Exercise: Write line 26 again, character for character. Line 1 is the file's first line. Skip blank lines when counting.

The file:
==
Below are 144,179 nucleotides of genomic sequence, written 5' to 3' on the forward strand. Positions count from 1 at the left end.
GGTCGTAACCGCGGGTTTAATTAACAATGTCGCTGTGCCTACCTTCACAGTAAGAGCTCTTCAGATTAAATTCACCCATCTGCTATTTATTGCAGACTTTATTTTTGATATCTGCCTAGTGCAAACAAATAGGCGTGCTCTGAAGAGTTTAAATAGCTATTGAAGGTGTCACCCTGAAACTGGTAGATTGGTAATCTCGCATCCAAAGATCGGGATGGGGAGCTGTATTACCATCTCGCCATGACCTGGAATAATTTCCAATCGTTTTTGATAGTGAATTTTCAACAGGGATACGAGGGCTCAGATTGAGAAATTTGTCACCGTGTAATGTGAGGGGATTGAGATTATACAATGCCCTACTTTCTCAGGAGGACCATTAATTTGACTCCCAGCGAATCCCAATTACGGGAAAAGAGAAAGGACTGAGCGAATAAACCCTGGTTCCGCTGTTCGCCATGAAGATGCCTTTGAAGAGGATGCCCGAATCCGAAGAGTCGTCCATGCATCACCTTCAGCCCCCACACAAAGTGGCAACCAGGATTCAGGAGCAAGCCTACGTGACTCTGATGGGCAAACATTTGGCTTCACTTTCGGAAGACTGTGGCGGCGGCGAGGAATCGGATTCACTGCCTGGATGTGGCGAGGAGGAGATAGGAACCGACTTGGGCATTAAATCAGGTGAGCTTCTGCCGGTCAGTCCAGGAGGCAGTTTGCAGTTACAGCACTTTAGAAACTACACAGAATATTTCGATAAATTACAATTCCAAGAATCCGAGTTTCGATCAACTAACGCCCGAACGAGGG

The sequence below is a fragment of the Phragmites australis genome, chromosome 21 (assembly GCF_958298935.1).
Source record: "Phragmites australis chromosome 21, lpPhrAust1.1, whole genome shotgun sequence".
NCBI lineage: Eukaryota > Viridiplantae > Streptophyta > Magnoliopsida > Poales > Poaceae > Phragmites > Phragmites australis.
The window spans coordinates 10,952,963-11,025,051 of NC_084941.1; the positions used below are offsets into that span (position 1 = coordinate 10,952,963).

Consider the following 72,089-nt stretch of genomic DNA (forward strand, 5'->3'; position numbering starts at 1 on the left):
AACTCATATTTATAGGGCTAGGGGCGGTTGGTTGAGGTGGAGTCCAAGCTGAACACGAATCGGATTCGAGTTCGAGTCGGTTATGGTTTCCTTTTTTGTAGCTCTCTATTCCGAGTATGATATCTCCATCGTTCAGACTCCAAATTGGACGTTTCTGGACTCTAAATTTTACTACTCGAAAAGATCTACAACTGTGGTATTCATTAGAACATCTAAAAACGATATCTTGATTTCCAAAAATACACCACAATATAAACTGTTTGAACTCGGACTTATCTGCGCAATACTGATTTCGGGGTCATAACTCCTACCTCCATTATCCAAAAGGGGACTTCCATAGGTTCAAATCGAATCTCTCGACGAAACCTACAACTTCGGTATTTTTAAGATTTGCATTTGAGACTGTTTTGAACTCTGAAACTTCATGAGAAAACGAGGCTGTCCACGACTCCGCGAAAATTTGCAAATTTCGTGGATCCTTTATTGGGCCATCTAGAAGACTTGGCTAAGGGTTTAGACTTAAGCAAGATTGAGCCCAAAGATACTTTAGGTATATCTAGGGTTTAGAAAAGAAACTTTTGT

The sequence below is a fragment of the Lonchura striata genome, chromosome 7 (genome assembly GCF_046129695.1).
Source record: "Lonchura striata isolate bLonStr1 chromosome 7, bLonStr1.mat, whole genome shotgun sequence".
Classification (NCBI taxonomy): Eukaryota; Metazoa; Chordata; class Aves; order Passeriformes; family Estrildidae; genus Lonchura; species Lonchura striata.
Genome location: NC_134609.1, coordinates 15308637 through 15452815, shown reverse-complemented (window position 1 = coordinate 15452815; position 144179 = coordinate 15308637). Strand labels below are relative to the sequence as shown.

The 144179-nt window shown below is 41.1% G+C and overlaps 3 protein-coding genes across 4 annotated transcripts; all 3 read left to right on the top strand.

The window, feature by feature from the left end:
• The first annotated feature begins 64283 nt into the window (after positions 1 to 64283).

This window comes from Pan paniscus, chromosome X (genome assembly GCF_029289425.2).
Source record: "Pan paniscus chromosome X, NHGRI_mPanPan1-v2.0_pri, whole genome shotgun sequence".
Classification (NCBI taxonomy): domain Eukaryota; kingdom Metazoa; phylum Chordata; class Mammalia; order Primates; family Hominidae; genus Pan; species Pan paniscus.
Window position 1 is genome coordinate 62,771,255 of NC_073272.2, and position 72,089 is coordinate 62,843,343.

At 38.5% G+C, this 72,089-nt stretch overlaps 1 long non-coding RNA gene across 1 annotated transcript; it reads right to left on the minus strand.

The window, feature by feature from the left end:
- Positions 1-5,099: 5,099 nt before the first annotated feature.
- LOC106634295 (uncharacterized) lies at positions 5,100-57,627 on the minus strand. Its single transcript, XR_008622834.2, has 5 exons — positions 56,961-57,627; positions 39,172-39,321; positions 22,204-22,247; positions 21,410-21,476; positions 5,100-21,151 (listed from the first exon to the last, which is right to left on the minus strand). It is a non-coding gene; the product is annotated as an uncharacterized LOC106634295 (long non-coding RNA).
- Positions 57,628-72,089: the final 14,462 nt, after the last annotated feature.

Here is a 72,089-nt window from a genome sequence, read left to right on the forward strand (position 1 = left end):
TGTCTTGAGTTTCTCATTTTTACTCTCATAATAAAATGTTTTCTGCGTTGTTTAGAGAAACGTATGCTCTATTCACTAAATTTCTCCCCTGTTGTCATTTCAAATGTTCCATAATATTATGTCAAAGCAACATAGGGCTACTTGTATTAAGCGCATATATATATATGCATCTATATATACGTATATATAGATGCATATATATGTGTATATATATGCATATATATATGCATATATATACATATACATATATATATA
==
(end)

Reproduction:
TGTCTTGAGTTTCTCATTTTTACTCTCATAATAAAATGTTTTCTGCGTTGTTTAGAGAAACGTATGCTCTATTCACTAAATTTCTCCCCTGTTGTCATTTCAAATGTTCCATAATATTATGTCAAAGCAACATAGGGCTACTTGTATTAAGCGCATATATATATATGCATCTATATATACGTATATATAGATGCATATATATGTGTATATATATGCATATATATATGCATATATATACATATACATATATATATA